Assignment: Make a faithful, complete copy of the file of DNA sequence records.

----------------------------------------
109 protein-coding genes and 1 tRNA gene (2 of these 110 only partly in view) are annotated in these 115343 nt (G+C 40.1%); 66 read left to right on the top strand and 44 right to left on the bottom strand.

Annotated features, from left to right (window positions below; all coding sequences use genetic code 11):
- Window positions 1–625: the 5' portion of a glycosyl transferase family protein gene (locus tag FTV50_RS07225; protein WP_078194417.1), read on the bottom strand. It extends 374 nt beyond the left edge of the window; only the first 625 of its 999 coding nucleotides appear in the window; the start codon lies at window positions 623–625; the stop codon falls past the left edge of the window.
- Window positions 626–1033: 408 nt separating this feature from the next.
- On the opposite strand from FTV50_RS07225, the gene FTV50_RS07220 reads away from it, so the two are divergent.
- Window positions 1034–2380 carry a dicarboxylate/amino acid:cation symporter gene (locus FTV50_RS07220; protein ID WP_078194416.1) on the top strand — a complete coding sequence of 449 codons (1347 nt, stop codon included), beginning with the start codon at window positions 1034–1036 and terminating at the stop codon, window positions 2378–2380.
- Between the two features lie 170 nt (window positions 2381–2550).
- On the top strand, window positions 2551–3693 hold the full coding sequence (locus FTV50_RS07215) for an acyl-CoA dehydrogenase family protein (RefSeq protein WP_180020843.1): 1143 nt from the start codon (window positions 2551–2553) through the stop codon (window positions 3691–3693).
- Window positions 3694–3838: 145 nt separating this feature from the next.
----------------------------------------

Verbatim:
109 protein-coding genes and 1 tRNA gene (2 of these 110 only partly in view) are annotated in these 115343 nt (G+C 40.1%); 66 read left to right on the top strand and 44 right to left on the bottom strand.

Annotated features, from left to right (window positions below; all coding sequences use genetic code 11):
- Window positions 1–625: the 5' portion of a glycosyl transferase family protein gene (locus tag FTV50_RS07225; protein WP_078194417.1), read on the bottom strand. It extends 374 nt beyond the left edge of the window; only the first 625 of its 999 coding nucleotides appear in the window; the start codon lies at window positions 623–625; the stop codon falls past the left edge of the window.
- Window positions 626–1033: 408 nt separating this feature from the next.
- On the opposite strand from FTV50_RS07225, the gene FTV50_RS07220 reads away from it, so the two are divergent.
- Window positions 1034–2380 carry a dicarboxylate/amino acid:cation symporter gene (locus FTV50_RS07220; protein ID WP_078194416.1) on the top strand — a complete coding sequence of 449 codons (1347 nt, stop codon included), beginning with the start codon at window positions 1034–1036 and terminating at the stop codon, window positions 2378–2380.
- Between the two features lie 170 nt (window positions 2381–2550).
- On the top strand, window positions 2551–3693 hold the full coding sequence (locus FTV50_RS07215) for an acyl-CoA dehydrogenase family protein (RefSeq protein WP_180020843.1): 1143 nt from the start codon (window positions 2551–2553) through the stop codon (window positions 3691–3693).
- Window positions 3694–3838: 145 nt separating this feature from the next.